Jedi Mind tricks games, mind control video games, mind control toys
Paul Sakuma/AP
A NeuroSky worker wears a Darth Vader outfit as he controls a light saber using his brain waves,
at NeuroSky headquarters in San Jose, Calif. (AP)

The Toy Industry Adopts Mind-Control Technology

January 09, 2009 03:44 PM
by Josh Katz
New toys that allow players to move objects with their minds point to the rise of brain-wave technology in the industry.

“Jedi Mind Tricks” Could Be Future of Toy Technology

Lucas Licensing is to release a new toy this fall called Force Trainer, which turns the Star Wars power of “The Force” into reality—sort of.

The toy, which is expected to cost $90-100, uses brain-wave technology to allow players to move a ball with their minds, according to USA Today. Players wear a wireless headset that reads brain activity almost like an EEG medical test, and users can manipulate a ping-pong-like ball within a 10-inch-tall chute.

“Until today, EEG technology has been designed for rigorous medical and clinical applications with little regard to price (and) ease of use,” says Greg Hyver of NeuroSky, which created the brain-wave technology for the games. “We are putting this exciting technology into everyone’s living room,” he told USA Today.

Mattel plans to unveil a mind-control game of its own in the fall. In the Mattel game, a player’s brain waves can “move a ball through a tabletop obstacle course.”

A San Francisco-based company is producing a video game based on a similar premise. Emotiv Systems released a $299 headset last year that lets users control their video-game characters with their thoughts.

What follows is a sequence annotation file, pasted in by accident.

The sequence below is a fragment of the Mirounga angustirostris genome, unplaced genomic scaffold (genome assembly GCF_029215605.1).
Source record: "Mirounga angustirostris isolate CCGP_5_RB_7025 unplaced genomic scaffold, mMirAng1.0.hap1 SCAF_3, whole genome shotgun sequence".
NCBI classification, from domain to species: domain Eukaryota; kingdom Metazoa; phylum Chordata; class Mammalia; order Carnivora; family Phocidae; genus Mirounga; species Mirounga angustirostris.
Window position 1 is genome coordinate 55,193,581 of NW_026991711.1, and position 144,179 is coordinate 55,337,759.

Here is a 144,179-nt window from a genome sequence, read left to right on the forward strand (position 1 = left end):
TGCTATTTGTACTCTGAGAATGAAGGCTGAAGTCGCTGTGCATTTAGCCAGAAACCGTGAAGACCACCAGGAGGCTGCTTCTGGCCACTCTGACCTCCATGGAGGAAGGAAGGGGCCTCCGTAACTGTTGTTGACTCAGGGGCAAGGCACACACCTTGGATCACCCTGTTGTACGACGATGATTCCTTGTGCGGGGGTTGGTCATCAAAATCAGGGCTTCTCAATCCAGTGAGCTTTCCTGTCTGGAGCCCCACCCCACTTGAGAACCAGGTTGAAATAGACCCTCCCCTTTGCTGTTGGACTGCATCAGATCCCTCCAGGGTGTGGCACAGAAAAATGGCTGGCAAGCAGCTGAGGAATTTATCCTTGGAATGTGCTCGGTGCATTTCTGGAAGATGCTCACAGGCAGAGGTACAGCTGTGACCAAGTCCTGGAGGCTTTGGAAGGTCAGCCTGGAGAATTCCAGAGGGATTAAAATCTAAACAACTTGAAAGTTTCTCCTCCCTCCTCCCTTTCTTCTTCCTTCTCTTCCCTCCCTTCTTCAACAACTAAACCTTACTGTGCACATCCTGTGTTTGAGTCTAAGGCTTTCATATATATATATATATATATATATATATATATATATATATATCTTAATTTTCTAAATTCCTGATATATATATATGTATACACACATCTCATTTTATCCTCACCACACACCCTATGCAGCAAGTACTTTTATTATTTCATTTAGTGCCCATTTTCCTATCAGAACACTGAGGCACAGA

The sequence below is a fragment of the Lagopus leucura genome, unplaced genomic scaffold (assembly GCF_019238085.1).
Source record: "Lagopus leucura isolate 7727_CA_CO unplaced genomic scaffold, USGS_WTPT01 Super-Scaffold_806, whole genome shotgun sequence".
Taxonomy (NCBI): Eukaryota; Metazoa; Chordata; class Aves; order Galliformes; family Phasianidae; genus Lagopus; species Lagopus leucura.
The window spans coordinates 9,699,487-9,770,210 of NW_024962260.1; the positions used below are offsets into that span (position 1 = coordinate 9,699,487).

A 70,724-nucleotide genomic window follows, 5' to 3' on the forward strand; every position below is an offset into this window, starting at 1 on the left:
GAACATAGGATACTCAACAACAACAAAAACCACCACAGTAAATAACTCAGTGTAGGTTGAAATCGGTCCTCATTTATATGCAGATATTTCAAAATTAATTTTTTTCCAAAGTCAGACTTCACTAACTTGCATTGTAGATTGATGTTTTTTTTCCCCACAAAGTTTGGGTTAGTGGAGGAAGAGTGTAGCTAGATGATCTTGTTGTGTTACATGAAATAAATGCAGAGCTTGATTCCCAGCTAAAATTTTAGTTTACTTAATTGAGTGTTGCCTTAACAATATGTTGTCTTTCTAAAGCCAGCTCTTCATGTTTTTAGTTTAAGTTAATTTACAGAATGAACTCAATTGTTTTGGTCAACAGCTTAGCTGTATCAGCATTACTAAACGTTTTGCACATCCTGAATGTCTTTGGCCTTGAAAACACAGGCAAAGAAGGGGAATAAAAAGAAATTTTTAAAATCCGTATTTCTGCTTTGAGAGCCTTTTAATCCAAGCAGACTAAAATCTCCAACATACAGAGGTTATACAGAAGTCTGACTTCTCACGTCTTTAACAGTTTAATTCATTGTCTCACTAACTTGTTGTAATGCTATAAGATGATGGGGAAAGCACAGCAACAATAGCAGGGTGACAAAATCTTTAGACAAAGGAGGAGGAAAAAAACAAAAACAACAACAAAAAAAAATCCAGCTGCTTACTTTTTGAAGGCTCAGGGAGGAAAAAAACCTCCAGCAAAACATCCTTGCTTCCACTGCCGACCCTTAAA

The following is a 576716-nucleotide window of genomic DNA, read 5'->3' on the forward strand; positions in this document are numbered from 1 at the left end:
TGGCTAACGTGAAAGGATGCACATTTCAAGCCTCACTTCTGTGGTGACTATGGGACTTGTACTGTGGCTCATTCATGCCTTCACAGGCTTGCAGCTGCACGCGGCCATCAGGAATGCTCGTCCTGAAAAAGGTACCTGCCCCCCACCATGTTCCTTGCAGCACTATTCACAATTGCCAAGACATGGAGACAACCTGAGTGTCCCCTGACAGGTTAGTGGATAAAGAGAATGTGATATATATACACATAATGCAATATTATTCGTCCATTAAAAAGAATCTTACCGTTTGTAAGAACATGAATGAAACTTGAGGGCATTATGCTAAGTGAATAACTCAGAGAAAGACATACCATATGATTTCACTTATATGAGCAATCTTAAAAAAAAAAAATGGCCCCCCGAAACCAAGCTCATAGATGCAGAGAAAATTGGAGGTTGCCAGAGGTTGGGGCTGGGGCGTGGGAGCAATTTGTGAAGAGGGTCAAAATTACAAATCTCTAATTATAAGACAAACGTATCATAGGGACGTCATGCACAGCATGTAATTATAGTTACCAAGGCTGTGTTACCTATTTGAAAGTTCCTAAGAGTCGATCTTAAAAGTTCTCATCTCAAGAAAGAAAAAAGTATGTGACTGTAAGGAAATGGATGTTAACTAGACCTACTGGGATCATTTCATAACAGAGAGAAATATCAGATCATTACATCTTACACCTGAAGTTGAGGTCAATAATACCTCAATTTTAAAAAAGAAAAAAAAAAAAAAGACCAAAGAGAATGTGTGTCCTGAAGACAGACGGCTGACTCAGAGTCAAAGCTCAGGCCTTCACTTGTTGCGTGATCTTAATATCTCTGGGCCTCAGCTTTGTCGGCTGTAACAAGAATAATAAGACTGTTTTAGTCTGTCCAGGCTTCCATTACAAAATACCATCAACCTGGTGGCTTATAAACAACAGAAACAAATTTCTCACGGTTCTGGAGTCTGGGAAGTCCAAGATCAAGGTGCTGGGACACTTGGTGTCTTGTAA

“Featuring 16 sensors that measure electrical impulses from the brain, the headset—which plugs into the PC’s USB port—will enable games to register facial expressions, emotions and even cognitive thoughts, allowing players to perform in-game actions just by visualising them,” Australian paper The Sydney Morning Herald reported (the founders of Emotiv are Australian scientists). In addition, the company will add games so that if a player is feeling “angry, engaged, happy, stressed, etc.,” the game can “adjust difficulty levels, in-game music and the game environment accordingly.”

Although such technology may be new to the world of mainstream toys, technology that uses brain waves to control machines has been in existence for some time. “It all goes back to neurofeedback that has been around for 50 years, where you can record activity coming from the human brain through the scalp,” Melvyn Goodale, Canada Research Chair in Visual Neuroscience at the University of Western Ontario, told The Ottawa Citizen.

Related Topics: Military to use thought-based communication

The U.S. Army is investing in technology that could allow soldiers to communicate with each other simply through their thoughts.

The Army awarded a five-year, $4 million contract in August 2008 to scientists from the University of California at Irvine, Carnegie Mellon University and the University of Maryland to produce “thought helmets,” according to an article in Time magazine.

If such technology is successful, it will allow troops to communicate using only information from their brain waves. The goal is that the project will “lead to direct mental control of military systems by thought alone,” the Army claims.

In tests, subjects are to wear “special caps” that perform electroencephalography, or EEG, readings of the brain. The scientists then face the monumental task of translating the resulting “squiggles on the computer screen” into “messages a computer can type out or speak.” Such technology could be decades away, however, according to the American Forces Press Service.

The military is not expected to be the sole beneficiary of such technology. Schmeisser noted that the research is meant to be a stepping-stone to other advances. For example, communication through thought could become useful for those with neurological problems like Lou Gehrig’s Disease. “So this program is not focused on creating inventions,” he said. “It is focused on creating the basic science foundation from which inventions flow.”

Reference: Telekinesis; Toys guide


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